I've got a csv file (the column separator is "<;>" ,the text delimiter is the double quote and the row separator "crlf") of more than 18000 lines.

However,many of the data contained within the text separator do contain "crlf" , this create issue when trying to import or validate the file structure as well as other one.

"2"<;>"1305767"<;>"MSCUFH613249 [CRLF] 199PACKAGES"<;>""<;>"Y"[CRLF]

I've tried the suggestions found on the following posts to no avail.

  1. Replace charaters
  2. Replace Carriage Return

I've been able using Notepad++ to remove the Carriage return with the Find\Replace with the Wrap Around and Extented options On. However this also replace the row delimiter at the end of the line.

I would like to replace all "\r\n" or CRLF within any text delimiters("") with a blank space.



This should help:

  • Care to expand on that for the benefit of us non-regular expression buffs? – Tog Dec 12 '13 at 14:15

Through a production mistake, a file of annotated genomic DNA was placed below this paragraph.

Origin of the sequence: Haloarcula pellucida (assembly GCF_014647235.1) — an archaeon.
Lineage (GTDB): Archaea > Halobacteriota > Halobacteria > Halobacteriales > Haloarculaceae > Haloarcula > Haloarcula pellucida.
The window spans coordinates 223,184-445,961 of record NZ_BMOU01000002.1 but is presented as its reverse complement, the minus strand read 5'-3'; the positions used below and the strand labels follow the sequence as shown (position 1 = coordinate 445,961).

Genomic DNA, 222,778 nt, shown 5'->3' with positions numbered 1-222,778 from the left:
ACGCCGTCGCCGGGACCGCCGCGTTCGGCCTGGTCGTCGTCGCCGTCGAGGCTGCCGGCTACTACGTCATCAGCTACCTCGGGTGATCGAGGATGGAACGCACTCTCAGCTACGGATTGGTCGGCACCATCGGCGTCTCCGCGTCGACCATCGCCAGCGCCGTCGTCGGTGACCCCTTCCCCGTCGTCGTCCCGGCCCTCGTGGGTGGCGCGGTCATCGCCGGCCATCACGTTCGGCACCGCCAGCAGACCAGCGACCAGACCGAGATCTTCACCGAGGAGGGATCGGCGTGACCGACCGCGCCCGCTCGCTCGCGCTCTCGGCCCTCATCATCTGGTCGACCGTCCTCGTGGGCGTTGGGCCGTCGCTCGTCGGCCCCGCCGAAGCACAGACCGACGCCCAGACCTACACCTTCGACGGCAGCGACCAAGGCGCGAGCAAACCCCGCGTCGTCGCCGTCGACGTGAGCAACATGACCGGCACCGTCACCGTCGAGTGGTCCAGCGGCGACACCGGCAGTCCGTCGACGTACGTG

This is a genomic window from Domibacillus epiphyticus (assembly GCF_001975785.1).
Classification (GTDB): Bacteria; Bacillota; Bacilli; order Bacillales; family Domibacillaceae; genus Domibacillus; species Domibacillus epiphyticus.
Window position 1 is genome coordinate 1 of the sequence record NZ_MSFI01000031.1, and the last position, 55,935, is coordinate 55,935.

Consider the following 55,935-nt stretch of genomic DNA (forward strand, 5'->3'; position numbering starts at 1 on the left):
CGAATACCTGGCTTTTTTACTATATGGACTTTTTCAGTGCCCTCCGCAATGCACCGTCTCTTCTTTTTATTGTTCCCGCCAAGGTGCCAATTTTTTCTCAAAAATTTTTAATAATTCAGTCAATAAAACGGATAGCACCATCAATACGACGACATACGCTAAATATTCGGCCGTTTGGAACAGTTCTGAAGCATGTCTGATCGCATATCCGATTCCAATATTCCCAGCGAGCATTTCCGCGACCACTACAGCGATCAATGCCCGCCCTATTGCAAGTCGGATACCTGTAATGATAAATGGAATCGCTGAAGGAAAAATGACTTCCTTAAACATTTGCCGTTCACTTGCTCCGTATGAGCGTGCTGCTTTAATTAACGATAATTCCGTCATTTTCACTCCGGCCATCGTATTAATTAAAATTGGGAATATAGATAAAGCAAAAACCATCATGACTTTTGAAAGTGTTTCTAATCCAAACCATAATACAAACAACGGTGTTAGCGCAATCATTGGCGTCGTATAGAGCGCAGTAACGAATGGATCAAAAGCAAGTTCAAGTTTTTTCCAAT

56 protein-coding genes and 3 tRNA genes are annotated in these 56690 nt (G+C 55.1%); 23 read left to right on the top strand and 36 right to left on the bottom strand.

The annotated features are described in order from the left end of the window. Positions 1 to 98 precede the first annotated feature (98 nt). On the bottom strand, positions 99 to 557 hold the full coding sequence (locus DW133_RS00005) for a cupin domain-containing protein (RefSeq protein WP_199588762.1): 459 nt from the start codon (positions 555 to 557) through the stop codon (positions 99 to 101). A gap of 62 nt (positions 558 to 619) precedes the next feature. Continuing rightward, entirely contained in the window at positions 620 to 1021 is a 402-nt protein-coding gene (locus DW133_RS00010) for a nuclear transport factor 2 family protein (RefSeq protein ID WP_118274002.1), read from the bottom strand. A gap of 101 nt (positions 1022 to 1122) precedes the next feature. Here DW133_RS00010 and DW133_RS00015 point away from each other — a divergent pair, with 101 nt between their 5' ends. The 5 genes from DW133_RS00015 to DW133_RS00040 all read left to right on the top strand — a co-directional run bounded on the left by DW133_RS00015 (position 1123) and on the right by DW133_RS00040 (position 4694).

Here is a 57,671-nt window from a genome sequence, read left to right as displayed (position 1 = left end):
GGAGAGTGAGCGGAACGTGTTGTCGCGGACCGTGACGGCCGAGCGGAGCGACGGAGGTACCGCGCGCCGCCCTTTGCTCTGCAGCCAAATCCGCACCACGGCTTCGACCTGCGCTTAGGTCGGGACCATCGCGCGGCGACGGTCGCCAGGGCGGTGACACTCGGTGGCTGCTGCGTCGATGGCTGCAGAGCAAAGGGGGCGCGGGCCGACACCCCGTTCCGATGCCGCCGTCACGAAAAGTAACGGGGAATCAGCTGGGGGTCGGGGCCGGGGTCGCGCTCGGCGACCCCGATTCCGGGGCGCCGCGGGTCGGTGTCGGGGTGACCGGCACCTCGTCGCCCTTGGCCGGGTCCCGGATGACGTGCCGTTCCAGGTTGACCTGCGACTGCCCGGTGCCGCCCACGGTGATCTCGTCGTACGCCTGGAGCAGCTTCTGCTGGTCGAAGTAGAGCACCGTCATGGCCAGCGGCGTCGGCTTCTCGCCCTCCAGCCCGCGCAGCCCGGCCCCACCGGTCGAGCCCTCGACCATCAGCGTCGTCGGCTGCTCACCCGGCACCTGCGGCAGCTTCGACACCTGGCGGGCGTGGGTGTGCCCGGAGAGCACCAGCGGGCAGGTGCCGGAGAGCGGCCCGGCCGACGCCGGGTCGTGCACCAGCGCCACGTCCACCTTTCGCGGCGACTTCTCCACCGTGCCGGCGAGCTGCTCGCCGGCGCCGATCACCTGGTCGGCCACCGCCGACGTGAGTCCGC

• Thanks @Maze Oslo; This will find both "CrLf" ,"Lf" and "Cr" between the double quote ("") text delimiters. I've coupled it with the find and replace. In the find i inserted the above reg-ex and in replace a blank space with the "Wrap around" and "Regular Expression" ON. – Raymond Dec 12 '13 at 14:32
  • 3
    This renders the remaining EOL characters in the Unix/OSX format. You may want to use the EOL Conversion utility in the edit menu to swap back to Windows Format when you're done. – Jason Dec 12 '13 at 15:05
  • Thanks @Jason ,I used find "\s\n(?!" )" and replace with "\r\n" – Raymond Dec 12 '13 at 15:45

You can use the following regex search-&-replace-s:

  1. Search-&-replace [CRLF] within "..." with a simple white space:

    Find: "([^"]*)\r\n([^"]*)"

    Replace: "$1 $2"

  2. If required, search-&-replace <;> with an appropriate separator, say, ,:

    Find: <;>

    Replace: ,





After step-1:

"2"<;>"1305767"<;>"MSCUFH613249   199PACKAGES<;>""<;>"Y"

After step-2:

"2","1305767","MSCUFH613249   199PACKAGES,"","Y"
  • Thanks @Roney, however this make the next line being added to first one. – Raymond Dec 12 '13 at 15:23

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